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Apple Vs. Google: Vying for a Higher Fraction of the Population

Since the first article linked below was written in February of 2013, a major shift in the market statuses of Apple and Google has occurred. When the article was written, Google’s share price had just surpassed an all time high of $800, while Apple was continuing to “freefall.” Despite the state of affairs between the rival companies in February of 2013, things look a little different now.

The second article linked was written a little over a week ago on November 5th.  It ranks Apple as the number one most valuable brand in the world, worth an astounding $124.2 billion.  Google, coming in at number three of most valuable brands, is worth $56.6 billion.  What could have caused this shift from Google soaring and Apple falling, to Apple taking a clear lead?

Here it seems necessary to concede that Apple and Google differ significantly in how each makes its money.  Google makes a tremendous amount of its money through advertising, while Apple’s revenues lie largely in innovative tech devices – i.e. phones, tablets, computers, etc. – with which most of us are more than familiar. Comparing the two companies in their entirety would be somewhat like comparing apples and oranges and thus, for the purposes of this post, I will focus just on the competition between the two companies in the sale of tech devices.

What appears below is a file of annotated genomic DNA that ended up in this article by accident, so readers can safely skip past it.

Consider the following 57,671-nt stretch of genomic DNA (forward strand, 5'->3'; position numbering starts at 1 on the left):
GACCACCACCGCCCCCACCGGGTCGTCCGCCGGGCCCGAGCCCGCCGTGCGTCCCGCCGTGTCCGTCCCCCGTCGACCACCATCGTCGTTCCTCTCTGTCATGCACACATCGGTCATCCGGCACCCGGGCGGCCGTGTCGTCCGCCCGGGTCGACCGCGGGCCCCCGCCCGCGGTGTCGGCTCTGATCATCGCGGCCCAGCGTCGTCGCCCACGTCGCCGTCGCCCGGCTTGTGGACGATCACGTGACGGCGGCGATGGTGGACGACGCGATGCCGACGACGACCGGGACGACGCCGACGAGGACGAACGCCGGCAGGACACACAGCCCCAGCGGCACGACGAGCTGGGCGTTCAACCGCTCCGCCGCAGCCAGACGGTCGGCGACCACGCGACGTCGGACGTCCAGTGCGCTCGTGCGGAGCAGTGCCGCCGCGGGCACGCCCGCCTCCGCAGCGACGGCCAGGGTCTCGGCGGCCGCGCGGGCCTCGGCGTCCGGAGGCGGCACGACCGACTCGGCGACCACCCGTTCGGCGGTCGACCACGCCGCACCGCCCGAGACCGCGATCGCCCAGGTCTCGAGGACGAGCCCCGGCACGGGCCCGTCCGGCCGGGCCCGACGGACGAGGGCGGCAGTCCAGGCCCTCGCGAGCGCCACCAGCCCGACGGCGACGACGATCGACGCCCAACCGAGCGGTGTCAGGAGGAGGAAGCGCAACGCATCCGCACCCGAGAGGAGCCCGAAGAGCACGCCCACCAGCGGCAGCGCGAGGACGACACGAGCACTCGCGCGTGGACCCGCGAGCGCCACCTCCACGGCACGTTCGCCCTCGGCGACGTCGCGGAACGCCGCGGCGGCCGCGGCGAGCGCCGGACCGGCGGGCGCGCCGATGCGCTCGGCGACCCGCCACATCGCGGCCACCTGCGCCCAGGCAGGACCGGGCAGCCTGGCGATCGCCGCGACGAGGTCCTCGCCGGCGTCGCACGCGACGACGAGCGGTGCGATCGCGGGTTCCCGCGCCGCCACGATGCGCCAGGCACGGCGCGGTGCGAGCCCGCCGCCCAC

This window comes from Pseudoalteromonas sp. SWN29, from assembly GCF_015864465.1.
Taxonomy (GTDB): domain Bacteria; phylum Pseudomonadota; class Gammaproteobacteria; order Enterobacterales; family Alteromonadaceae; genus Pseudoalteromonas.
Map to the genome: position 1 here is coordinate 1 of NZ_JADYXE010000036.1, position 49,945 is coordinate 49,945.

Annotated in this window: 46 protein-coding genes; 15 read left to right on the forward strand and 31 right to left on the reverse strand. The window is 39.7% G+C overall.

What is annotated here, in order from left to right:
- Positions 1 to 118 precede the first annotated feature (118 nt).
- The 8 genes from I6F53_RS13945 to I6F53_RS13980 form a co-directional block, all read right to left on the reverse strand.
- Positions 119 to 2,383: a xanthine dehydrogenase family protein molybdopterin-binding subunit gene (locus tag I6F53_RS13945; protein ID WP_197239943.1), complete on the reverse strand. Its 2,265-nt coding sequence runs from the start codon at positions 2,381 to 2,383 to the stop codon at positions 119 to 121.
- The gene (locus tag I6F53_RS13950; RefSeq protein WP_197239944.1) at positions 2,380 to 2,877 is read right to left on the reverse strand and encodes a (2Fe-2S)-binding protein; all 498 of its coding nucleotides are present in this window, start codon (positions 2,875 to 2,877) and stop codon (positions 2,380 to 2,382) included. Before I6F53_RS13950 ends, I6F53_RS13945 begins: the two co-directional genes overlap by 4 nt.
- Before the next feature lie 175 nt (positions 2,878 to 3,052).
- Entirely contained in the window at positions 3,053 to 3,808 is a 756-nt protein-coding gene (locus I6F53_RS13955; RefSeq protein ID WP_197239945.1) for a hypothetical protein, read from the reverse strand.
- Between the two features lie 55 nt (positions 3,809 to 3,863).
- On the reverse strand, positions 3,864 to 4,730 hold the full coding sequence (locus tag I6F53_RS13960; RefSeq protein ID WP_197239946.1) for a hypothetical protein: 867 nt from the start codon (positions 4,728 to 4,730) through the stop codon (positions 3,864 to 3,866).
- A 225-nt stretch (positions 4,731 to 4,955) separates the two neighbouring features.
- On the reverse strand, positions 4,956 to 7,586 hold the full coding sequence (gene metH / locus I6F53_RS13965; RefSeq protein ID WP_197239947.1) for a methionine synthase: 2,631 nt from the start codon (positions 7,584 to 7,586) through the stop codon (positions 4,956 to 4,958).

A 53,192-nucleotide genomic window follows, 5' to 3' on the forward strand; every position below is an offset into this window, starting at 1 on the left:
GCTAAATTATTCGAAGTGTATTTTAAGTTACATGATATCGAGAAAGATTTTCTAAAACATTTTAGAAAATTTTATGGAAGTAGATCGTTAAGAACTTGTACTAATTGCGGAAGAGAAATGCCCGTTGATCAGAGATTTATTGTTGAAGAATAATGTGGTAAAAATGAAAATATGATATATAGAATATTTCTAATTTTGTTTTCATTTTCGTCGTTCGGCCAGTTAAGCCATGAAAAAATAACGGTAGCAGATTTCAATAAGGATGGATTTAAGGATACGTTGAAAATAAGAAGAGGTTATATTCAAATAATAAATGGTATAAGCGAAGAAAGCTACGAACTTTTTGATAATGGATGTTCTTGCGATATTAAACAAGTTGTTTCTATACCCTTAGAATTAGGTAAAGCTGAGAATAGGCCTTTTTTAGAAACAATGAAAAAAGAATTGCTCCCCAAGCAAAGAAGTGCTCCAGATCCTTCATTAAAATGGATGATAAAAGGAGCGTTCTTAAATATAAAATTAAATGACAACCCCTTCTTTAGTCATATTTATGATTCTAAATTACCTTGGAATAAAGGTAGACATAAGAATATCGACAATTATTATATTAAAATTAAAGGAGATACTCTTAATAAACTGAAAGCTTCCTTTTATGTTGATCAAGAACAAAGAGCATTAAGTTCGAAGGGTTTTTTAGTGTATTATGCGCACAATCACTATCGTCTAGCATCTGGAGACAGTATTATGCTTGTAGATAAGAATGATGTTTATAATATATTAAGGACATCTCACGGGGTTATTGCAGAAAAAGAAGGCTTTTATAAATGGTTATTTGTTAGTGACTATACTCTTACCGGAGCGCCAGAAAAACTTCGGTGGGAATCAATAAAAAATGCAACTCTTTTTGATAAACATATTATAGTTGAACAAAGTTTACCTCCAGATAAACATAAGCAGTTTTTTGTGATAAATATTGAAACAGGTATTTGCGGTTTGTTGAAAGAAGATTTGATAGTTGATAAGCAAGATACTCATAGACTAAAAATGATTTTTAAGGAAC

Apple’s huge success can be attributed to its gaining a larger fraction of the population (of tech device-purchasing people) than Google has.  This suggests that Apple passed some unstable equilibrium point through its innovation, which then caused demand for its products to keep increasing, while consequently causing demand for Google devices to continue to fall.  If Google hopes to compete in the tech device arena and increase its fraction of the population of tech device-purchasers, it will either have to lower the cost of its products or introduce ones that compete with Apple’s constant innovation.  This might tip the balance back and create a new equilibrium point.


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November 2014